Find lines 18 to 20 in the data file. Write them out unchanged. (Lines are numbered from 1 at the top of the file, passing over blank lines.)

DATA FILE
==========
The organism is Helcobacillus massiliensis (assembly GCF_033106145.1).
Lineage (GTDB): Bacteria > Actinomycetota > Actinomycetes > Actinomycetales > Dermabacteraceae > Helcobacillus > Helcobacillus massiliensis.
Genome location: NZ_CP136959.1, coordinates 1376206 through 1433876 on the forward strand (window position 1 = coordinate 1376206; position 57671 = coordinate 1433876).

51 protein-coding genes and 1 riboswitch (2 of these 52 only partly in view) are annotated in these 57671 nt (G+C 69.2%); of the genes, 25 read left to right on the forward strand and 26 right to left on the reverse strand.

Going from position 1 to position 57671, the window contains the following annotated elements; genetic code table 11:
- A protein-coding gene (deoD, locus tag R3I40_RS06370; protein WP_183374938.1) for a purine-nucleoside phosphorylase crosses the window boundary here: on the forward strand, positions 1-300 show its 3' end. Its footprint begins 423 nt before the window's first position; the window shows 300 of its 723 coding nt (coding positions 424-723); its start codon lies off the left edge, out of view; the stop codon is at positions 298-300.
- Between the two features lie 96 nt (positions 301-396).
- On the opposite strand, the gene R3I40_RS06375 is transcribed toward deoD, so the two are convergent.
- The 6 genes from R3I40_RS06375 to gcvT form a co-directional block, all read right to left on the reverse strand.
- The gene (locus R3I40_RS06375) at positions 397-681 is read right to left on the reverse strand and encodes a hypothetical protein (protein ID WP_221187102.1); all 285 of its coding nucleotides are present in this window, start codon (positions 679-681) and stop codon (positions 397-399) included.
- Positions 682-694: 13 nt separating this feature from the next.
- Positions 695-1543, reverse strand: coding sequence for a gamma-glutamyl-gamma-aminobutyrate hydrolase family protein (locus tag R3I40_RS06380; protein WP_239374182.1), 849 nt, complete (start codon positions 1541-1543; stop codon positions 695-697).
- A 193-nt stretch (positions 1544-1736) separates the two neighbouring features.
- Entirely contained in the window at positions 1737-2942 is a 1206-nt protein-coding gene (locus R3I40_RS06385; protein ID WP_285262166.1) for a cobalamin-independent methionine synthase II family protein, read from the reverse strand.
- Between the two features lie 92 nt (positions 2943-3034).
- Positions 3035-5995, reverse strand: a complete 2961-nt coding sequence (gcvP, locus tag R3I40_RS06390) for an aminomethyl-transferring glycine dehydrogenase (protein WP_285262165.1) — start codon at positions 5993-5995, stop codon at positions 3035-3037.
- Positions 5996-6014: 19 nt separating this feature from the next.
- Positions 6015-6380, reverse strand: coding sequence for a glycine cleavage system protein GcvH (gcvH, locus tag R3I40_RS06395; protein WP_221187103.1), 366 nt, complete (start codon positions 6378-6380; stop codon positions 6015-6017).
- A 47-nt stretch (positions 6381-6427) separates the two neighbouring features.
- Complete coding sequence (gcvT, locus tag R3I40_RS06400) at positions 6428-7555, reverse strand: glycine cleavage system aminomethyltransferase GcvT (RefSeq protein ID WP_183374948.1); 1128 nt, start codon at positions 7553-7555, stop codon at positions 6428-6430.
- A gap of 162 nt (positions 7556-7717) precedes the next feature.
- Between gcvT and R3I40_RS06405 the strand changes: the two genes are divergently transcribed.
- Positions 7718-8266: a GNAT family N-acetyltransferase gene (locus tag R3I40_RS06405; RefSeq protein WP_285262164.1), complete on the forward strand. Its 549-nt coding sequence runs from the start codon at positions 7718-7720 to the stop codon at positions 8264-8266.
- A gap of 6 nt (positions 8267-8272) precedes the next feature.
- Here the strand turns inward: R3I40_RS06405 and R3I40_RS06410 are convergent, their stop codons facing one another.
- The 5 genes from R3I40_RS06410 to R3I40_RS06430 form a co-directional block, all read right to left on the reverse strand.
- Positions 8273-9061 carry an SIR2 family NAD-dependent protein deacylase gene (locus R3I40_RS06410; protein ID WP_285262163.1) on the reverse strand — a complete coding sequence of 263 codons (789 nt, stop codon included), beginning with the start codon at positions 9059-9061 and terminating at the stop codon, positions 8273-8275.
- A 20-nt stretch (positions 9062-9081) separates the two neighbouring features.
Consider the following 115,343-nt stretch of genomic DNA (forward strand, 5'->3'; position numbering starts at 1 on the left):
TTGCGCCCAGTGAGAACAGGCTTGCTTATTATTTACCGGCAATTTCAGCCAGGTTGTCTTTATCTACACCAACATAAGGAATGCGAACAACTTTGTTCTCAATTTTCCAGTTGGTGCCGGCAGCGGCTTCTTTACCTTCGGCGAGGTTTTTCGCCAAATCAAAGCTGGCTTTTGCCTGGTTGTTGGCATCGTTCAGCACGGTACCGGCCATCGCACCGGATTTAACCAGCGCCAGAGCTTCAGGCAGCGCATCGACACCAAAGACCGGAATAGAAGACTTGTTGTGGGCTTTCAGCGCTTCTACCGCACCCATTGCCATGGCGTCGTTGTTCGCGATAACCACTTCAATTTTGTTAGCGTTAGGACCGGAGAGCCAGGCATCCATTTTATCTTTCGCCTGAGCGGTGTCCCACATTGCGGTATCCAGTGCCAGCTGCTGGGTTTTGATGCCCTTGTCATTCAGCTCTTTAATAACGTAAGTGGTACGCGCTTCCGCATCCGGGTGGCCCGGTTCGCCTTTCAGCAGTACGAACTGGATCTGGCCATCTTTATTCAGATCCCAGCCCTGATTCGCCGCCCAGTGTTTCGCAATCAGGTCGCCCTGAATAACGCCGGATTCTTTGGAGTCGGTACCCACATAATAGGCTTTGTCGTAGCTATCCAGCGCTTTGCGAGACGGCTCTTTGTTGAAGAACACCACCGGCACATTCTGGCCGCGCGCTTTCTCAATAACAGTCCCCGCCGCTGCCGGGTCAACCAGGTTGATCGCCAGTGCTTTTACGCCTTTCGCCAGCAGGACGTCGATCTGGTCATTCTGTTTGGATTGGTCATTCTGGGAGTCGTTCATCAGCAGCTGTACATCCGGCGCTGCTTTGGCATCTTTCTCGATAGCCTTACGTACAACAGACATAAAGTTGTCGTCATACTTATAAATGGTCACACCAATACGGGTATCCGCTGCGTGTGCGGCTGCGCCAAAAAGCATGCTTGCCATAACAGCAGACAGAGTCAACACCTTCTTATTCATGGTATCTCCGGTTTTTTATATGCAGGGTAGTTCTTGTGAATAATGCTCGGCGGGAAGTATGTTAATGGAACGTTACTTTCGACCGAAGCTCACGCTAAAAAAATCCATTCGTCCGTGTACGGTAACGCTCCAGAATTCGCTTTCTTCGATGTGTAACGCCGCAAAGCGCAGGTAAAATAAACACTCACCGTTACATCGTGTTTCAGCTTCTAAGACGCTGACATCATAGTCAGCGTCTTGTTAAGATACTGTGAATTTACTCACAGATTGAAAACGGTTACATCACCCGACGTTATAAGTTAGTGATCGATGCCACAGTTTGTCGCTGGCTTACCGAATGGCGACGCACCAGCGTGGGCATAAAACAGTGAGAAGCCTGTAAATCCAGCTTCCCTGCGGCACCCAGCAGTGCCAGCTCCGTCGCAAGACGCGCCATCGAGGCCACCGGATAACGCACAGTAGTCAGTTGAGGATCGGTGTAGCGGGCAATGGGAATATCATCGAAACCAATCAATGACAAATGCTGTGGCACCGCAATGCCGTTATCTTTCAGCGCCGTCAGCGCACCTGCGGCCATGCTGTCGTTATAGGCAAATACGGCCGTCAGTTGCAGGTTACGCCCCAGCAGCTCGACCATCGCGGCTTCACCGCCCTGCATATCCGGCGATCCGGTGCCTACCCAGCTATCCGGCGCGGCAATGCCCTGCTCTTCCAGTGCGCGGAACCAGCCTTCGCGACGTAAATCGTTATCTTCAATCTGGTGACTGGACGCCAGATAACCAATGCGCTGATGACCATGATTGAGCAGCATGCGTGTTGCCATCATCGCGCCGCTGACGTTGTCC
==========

- Positions 6015-6380, reverse strand: coding sequence for a glycine cleavage system protein GcvH (gcvH, locus tag R3I40_RS06395; protein WP_221187103.1), 366 nt, complete (start codon positions 6378-6380; stop codon positions 6015-6017).
- A 47-nt stretch (positions 6381-6427) separates the two neighbouring features.
- Complete coding sequence (gcvT, locus tag R3I40_RS06400) at positions 6428-7555, reverse strand: glycine cleavage system aminomethyltransferase GcvT (RefSeq protein ID WP_183374948.1); 1128 nt, start codon at positions 7553-7555, stop codon at positions 6428-6430.